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Image features the opening spread of William Morris's book, The Wood Beyond the World. The pages include an illustration of a willowy maiden stepping forward in a lush meadow and elaborate ornamentation. Please scroll down to read the blog post about this object.
Reclaiming & Enlivening the Book
William Morris’s The Wood Beyond the World (1894) relates the adventures of Golden Walter, a man who seeks to escape his mundane life and sets out on a sea voyage, eventually gaining control of the kingdom of Stark-Wall and the love of a beautiful maiden. The book was published by the Kelmscott Press, a private...
Image festures porcelain etui in the form of a naturalistic asparagus tip with hinged lid at base. Please scroll down to read the blog post about this object.
Asparagus to Go
Trompe-l’oeil ceramics such as this porcelain étui modelled after an asparagus tip were all the rage in Europe and England during the 18th century. Etuis are small ornamental personal cases that were used to carry toiletry items or sewing tools, and would have been used primarily by women. Other examples of trompe-l’oeil ceramics included tureens...
Image features a square ceramic tile with the large image of a fly seen from above, rendered in back and green glazes on a white ground. Please scroll down to read the blog about this object.
Pretty Fly for a Tea Tile
Author: Victoria Jenssen I grew up with Carol Janeway’s animal-themed tiles in my parents’ home, but only since my parents’ death at the turn of this century did I start researching Janeway’s career. My family’s amusing tiles were leftovers from my father’s career of the post-war 1940s when he crafted Janeway-designed hardwood frames for her...
Image features: Dark gray and orange fish swim up and down on a purple and light gray ground. Please scroll down to read the blog post about this object.
Natural Talent
Behold how black skimmers fish for their finny food. As the tide falls and the moon rises, a squadron of skimmers shimmers over the glassy cove, shallow-plowing the shallows with their razor-thin lower mandibles, scooping up minnows by the many from the mini furrows. It’s a little like seeing with a string, and you have...
Image features a four-tined silver dessert fork, its form suggesting a tulip on its sinuous, leaf-encased stem. Please scroll down to read the blog post about this object.
A Tulip for the Table
This silver dessert fork from the “Tulip” pattern, was designed by Henrich Vogeler in 1898-99, and produced by the firm of M. H. Wilkens & Söhn  in Bremen, Germany. Vogeler’s Tulip pattern is one of the most graceful German flatware patterns of the Jugendstil period, and this particular piece shows the pattern well. Vogeler, trained as...
Image features an ornament in the form of a butterfly alighting on a blossom, depicted in bright blue kingfisher feathers, brown resin, and red and green foil-covered beads mounted on a sheet silver backing. Please scroll down to read the blog post about this object.
Symphony of Shimmering Iridescence
Author: Morgan Albahary Made in China around 1900, this small yet striking ornament depicts a delicate butterfly alighting on the plush petals of a blossoming flower. With its profusion of iridescent kingfisher feathers, which have been deftly cut and inlaid into delineated segments of silver sheet, the ornament’s materiality firmly grounds it within the tradition...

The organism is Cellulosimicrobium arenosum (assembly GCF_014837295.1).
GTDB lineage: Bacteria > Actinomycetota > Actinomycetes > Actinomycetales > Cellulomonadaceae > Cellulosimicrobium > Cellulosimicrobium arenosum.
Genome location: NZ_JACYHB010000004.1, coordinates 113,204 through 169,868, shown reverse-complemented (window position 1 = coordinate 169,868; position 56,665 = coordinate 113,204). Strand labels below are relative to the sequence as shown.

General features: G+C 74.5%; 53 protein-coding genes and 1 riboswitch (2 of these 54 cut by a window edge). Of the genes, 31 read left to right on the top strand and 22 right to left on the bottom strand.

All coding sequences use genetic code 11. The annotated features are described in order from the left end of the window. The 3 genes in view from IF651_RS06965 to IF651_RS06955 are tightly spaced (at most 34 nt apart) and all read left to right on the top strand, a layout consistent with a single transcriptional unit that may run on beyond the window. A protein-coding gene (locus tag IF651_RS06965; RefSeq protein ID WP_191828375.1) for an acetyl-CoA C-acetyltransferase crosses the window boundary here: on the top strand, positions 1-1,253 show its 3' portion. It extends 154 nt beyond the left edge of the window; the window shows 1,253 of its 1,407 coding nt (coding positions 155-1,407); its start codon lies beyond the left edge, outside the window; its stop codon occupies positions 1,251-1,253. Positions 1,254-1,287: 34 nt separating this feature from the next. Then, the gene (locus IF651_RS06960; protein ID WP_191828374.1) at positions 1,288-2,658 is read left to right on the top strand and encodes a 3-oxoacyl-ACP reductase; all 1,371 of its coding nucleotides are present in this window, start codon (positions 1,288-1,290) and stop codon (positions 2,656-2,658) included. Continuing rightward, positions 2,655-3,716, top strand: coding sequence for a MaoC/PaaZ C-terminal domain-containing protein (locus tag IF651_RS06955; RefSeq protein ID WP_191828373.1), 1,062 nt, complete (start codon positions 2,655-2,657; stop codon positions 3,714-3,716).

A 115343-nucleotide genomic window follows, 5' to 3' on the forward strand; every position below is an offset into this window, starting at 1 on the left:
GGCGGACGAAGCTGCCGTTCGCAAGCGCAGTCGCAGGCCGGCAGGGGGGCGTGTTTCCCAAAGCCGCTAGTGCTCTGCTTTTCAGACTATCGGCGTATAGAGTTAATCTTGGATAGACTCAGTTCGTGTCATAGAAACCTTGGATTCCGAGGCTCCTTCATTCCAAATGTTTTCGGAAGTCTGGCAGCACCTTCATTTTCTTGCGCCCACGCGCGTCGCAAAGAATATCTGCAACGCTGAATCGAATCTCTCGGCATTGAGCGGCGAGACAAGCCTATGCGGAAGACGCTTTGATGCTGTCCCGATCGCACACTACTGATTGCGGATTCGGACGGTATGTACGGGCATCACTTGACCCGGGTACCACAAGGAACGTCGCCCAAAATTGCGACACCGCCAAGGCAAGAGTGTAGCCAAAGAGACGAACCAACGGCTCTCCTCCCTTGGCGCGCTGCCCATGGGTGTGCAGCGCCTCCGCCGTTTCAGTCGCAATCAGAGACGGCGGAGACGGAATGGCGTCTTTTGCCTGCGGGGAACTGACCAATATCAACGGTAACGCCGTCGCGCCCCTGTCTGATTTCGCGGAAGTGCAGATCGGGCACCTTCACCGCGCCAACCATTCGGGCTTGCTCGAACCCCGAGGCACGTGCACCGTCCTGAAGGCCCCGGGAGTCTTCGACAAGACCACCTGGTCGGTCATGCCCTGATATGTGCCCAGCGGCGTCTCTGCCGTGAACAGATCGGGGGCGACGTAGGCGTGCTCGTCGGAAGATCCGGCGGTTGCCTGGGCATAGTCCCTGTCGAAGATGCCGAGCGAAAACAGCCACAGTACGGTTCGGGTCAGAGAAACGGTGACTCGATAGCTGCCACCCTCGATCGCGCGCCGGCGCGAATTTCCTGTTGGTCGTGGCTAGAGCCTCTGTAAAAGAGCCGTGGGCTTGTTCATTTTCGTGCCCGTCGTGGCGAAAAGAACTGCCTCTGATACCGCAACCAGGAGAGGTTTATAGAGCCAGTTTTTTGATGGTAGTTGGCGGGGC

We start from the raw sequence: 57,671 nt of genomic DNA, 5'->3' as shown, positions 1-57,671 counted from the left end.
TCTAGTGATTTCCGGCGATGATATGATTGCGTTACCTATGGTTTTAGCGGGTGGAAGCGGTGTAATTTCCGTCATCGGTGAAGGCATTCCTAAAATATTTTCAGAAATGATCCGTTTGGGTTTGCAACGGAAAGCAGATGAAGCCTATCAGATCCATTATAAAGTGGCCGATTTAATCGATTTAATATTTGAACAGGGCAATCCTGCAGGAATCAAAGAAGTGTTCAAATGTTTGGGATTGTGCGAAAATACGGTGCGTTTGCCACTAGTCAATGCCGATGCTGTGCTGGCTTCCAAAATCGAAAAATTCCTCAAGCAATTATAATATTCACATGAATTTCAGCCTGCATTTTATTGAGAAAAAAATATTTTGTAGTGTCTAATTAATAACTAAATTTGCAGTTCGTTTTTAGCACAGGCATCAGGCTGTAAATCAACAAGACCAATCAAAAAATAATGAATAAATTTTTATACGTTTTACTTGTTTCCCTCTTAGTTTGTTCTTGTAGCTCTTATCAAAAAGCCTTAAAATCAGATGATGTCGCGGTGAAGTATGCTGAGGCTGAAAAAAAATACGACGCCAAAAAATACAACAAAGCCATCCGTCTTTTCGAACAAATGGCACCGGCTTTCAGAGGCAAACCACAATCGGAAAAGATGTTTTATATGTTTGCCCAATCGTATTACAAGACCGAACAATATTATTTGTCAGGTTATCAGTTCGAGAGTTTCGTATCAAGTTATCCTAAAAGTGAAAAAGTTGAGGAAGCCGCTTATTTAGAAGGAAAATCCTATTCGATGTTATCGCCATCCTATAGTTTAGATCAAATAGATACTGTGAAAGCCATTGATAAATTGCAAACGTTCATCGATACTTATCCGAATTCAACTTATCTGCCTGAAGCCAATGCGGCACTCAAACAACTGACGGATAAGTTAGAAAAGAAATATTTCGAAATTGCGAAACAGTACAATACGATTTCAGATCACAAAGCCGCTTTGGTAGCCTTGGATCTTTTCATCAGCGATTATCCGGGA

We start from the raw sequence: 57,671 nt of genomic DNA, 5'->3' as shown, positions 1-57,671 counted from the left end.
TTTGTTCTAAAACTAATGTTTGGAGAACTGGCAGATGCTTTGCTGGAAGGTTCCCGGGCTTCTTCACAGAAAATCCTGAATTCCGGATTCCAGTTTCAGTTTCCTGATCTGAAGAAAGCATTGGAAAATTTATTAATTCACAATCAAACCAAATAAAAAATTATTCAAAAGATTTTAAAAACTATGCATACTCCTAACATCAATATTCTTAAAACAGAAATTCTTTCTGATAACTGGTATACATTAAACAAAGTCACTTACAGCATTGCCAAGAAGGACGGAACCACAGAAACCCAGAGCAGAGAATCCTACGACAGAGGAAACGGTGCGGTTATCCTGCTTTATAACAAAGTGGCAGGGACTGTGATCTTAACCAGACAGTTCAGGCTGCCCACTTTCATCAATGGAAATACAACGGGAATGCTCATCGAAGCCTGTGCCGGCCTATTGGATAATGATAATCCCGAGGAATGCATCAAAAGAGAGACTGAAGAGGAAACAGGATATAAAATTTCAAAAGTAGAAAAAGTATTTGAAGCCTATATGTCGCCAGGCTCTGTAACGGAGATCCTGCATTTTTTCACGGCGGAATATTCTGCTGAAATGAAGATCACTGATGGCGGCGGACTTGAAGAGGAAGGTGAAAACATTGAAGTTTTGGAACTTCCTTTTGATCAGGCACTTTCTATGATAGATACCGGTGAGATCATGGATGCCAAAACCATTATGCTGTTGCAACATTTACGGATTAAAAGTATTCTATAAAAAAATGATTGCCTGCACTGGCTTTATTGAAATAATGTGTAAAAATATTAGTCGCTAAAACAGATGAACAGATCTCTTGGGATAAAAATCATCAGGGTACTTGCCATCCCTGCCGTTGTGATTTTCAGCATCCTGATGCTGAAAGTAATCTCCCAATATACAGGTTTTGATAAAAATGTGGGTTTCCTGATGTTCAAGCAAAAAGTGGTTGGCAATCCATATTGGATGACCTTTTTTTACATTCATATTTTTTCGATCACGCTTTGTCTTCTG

Image features front Cover of Morris wall-papers by Morris & Company. Please scroll down to read the blog post about this object
William Morris Wall-Papers
I could wax poetic on the virtues and talents of William Morris (1834-1896), such as his renowned association with the British Arts and Crafts movement, his contribution to the revival of textiles, the way he established concepts of modern fantasy, and his socialist endeavors. Instead, let’s view this rare trade catalog published by the Morris & Company...
Image features a drawing of Inspiration Point, Riverside Drive with cars and pedestrians. Please scroll down to read the blog post about this object.
Moments of Inspiration
At the turn of the twentieth century, architectural projects throughout New York City were designed to prescribe how citizens interacted with nature. Study for Inspiration Point, Riverside Drive, New York City is a conceptual plan by landscape architect Frederick Law Olmsted (1822—1903) and architect Arnold William Brunner (1857—1925) for the development of a park and recreation...
Image features a conical pitcher, molded to resemble a tree trunk, the handle in the form of a gnarled branch. Body glazed with a light blue ground decorated with brown branches bearing white and yellow blossoms. Please scroll down to read the blog post about this object.
Spring Blossoms: Eastern Beauty Inspires Western Art
Searching through the collection, looking for something different to write about, I came across this lovely ceramic pitcher which features an exterior molded to resemble a tree trunk, branches with blossoms, and a gnarled branch handle. It captured my interest because its motif and colors are particularly evocative of Vincent Van Gogh’s painting, The Almond...